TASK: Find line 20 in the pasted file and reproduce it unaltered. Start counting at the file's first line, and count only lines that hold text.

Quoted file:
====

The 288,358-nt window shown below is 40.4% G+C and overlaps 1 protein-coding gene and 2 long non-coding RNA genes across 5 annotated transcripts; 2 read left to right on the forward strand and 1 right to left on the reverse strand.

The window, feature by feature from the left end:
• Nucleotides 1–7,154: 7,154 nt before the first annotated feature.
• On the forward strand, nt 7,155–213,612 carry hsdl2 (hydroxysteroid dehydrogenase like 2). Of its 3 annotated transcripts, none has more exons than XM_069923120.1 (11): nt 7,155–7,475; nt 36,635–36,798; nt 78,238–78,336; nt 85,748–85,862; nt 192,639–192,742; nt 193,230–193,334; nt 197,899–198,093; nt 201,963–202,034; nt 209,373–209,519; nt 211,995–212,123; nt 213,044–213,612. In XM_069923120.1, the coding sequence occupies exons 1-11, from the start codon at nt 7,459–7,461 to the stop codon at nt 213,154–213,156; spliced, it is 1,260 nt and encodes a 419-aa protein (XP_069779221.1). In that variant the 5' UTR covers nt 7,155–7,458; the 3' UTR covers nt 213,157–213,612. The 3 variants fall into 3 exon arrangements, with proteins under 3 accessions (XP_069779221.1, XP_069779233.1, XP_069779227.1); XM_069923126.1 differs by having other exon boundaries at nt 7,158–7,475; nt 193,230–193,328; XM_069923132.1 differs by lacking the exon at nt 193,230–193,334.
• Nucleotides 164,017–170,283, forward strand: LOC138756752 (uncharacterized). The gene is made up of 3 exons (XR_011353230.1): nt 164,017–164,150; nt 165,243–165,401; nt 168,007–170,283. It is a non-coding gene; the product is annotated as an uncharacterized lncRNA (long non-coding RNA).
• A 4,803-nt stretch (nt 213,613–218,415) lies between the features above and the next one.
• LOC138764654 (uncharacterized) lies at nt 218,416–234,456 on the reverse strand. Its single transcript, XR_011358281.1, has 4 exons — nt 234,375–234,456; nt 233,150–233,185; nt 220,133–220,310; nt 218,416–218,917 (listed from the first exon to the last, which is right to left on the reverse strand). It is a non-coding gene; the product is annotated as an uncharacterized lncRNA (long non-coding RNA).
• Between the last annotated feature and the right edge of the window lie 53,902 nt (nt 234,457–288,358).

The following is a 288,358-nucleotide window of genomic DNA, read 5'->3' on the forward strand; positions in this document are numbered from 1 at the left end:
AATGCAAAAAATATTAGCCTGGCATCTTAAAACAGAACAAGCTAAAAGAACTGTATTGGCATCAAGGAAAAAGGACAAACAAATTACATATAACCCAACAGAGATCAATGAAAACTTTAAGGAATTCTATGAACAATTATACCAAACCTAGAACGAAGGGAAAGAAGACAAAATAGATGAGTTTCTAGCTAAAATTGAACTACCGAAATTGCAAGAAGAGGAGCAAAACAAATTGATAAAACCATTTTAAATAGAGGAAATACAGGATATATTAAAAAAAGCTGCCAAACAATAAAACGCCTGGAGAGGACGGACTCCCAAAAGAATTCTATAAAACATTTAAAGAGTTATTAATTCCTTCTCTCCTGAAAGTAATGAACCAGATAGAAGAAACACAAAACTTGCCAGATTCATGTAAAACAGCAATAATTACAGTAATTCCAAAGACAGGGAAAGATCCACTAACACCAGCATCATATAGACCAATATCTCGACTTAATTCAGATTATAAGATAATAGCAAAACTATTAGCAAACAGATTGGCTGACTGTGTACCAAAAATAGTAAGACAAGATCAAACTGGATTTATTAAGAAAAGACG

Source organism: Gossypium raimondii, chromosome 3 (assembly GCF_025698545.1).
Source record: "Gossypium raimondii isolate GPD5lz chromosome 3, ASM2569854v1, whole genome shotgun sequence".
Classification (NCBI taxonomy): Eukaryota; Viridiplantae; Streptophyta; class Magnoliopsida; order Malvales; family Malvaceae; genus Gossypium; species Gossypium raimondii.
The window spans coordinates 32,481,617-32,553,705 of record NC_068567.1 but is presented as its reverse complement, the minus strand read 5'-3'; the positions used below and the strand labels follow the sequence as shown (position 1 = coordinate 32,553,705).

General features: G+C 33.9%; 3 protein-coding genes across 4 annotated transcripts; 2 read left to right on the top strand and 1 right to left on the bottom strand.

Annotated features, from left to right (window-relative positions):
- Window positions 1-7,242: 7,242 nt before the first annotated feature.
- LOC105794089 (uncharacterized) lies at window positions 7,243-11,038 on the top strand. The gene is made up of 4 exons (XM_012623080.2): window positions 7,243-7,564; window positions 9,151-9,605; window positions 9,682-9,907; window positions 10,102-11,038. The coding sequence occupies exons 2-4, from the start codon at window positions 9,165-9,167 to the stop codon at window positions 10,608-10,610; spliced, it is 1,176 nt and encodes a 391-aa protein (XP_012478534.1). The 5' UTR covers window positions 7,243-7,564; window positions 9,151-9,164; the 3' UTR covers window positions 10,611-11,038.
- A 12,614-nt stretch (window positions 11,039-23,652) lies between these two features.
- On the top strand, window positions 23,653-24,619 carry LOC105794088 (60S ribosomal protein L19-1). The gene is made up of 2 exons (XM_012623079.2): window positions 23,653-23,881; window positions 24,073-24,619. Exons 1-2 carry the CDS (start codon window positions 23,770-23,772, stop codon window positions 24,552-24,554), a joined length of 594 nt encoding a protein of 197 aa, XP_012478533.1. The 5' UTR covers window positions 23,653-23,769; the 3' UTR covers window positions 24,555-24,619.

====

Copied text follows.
- On the top strand, window positions 23,653-24,619 carry LOC105794088 (60S ribosomal protein L19-1). The gene is made up of 2 exons (XM_012623079.2): window positions 23,653-23,881; window positions 24,073-24,619. Exons 1-2 carry the CDS (start codon window positions 23,770-23,772, stop codon window positions 24,552-24,554), a joined length of 594 nt encoding a protein of 197 aa, XP_012478533.1. The 5' UTR covers window positions 23,653-23,769; the 3' UTR covers window positions 24,555-24,619.